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COPENHAGEN — As some 55,000 visitors arrive here to see the latest Nordic collections at the capital’s fashion week opening today, the fashion bodies of Sweden, Iceland, Norway, Finland and Denmark have joined together in a bid to make sustainability the future hallmark of Scandinavian or Nordic fashion.
This story first appeared in the August 6, 2008 issue of WWD. Subscribe Today.
The Swedish Fashion Council, the Icelandic Fashion Council, Oslo Fashion Week, Helsinki Design Week and the Danish Fashion Institute will today unveil the Nordic Fashion Association in a move to extend Scandinavia’s global reputation for healthy living and sustainable energy to its fashion industries.
“The ambition is to become front-runners in this area,” said Eva Kruse, executive director of the Danish Fashion Institute, who explained the aim is to strengthen the region’s apparel industries by tackling environmental and social production challenges and put Nordic fashion firmly on the map.
“Many individual companies around the world have gone far in this direction,” Kruse continued. “But nowhere in the world is a whole region setting goals like this.”
The association’s aim is to implement a code of conduct for the Nordic countries’ estimated 3,000-plus fashion and textile players, plus draw up a 10-year plan to meet a host of environmental and social targets, dubbed the Nordic Initiative Clean and Ethical project, or NICE.
“We know that the fashion industry is one of the big sinners, not only in terms of the environmental impact from the production of textiles, but also because lots of textiles, jewelry and fashion are produced in low-cost countries, often in very poor conditions,” Kruse said. “The theory is that we now have a bigger voice to make a difference in production which takes place in countries far, far away from northern Europe. If we are going to change how they produce clothing in China, for example, we need to pool our resources.”
Key to NICE’s success will be the participation of Nordic fashion companies, who will themselves formulate the code of conduct, which likely will include social concerns like working hours and pay, plus issues such as reducing the environmental impacts of dyeing. The association will solicit the input of the region’s leading players, such as Sweden’s Hennes & Mauritz and Denmark’s Bestseller, plus trend-setting labels in the hope that their commitment will prompt others to follow.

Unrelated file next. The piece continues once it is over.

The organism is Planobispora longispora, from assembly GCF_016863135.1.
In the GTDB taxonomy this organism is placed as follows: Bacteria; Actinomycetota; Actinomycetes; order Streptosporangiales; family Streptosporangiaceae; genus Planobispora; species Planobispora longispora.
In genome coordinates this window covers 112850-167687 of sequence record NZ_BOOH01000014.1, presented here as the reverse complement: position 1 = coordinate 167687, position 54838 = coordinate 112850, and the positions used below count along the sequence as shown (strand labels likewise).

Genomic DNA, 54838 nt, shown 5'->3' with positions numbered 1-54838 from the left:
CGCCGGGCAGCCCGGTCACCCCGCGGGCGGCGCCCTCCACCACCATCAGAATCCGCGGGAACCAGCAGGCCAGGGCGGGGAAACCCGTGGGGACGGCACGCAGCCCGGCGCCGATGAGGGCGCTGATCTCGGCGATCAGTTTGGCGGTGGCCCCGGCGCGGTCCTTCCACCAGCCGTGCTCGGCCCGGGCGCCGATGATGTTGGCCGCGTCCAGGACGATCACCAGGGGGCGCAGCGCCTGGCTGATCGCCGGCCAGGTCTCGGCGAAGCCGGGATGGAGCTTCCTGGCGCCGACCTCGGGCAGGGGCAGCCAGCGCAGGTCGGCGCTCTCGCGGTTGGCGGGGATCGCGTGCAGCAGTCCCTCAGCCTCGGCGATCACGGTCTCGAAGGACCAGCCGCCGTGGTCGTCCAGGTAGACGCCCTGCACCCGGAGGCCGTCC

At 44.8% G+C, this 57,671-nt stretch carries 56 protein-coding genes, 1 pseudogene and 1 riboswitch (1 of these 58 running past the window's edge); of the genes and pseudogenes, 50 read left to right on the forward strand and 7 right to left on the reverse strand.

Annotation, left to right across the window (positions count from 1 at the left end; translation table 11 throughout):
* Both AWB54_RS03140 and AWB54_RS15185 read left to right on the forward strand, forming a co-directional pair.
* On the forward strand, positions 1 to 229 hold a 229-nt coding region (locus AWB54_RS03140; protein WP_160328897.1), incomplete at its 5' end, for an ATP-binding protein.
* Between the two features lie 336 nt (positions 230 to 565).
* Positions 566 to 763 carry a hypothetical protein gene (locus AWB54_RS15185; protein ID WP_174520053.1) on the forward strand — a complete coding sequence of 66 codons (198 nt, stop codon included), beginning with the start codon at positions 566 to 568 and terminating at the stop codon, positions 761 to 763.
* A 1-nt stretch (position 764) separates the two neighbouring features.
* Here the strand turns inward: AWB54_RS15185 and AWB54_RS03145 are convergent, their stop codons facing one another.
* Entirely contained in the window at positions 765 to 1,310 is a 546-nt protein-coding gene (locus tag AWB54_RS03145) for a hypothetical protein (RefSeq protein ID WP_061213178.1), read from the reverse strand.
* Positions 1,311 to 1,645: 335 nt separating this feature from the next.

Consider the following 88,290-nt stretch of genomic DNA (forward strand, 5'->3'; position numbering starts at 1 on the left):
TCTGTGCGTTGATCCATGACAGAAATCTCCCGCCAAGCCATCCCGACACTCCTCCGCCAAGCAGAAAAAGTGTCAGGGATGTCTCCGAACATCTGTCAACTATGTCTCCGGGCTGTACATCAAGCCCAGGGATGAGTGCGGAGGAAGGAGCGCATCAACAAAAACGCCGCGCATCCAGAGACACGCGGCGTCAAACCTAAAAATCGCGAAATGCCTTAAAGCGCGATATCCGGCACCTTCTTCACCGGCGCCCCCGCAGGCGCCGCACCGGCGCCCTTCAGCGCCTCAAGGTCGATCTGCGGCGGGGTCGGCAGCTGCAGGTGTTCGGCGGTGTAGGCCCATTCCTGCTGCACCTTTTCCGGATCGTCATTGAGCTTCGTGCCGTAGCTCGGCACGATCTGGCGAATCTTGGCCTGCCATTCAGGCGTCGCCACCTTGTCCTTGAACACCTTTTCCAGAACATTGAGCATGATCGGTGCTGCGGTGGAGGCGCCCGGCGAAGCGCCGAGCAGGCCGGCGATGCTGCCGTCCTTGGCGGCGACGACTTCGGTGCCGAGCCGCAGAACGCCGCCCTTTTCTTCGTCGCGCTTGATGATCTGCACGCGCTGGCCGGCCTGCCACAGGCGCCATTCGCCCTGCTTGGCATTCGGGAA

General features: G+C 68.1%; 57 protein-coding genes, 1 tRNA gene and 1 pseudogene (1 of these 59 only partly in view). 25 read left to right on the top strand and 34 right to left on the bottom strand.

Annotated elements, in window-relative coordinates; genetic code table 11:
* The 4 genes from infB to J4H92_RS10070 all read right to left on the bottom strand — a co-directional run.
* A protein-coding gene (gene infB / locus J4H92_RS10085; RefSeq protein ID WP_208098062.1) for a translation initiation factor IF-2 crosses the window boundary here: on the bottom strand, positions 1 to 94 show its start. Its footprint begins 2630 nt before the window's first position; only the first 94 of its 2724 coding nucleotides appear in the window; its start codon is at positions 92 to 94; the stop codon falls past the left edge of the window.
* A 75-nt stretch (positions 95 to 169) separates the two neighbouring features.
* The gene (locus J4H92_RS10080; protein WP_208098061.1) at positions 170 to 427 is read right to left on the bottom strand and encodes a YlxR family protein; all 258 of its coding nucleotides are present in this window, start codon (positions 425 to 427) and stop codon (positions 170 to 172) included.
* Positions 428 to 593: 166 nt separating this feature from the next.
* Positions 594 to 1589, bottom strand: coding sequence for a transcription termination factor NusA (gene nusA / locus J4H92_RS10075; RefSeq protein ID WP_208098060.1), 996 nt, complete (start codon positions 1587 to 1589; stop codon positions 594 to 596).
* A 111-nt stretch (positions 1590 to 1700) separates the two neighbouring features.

Labels like Danish brand Noir already have helped ethical issues enter the high-fashion marketplace. “[Corporate and Social Responsibility] is part of our national heritage,” said Noir’s designer and founder Peter Ingwersen. “Paris will always have haute couture and prêt-à-porter, London has its street-savvy style, New York has its sportswear, Milan has its knitwear and its over-the-top Cavalli. The DNA here is ethics, equality and high quality.”
Once the code of conduct and 10-year plan have been agreed upon, they will be signed at a fashion summit to be held next year. The summit will coincide with the United Nations’ Global Climate Change Summit here, where the world’s political leaders will meet to draw up a pact to replace the Kyoto Protocol, which expires in 2012.
“The fashion industry normally doesn’t set an agenda within politics,” Kruse acknowledged. “But it’s vital for us to be addressing global issues, along with the world’s biggest companies and with politicians.”
While developing its own Nordic label isn’t one of NICE’s fixed goals, the potential of existing international labeling systems, such as fair trade certification, will be evaluated. Other initiatives include developing an educational program for companies, plus a three-year research project into CSR conducted jointly by each nation’s business schools and spearheaded by the Copenhagen Business School.
In another move to boost the global competitiveness of the Nordic fashion, design and textile industries, the region hopes to open doors into the fast-growing Baltic and Russian markets by staging Nordic Look, a series of shows by new and established designers as well as conferences in Latvia during the fashion week in the country’s capital, Riga, in November.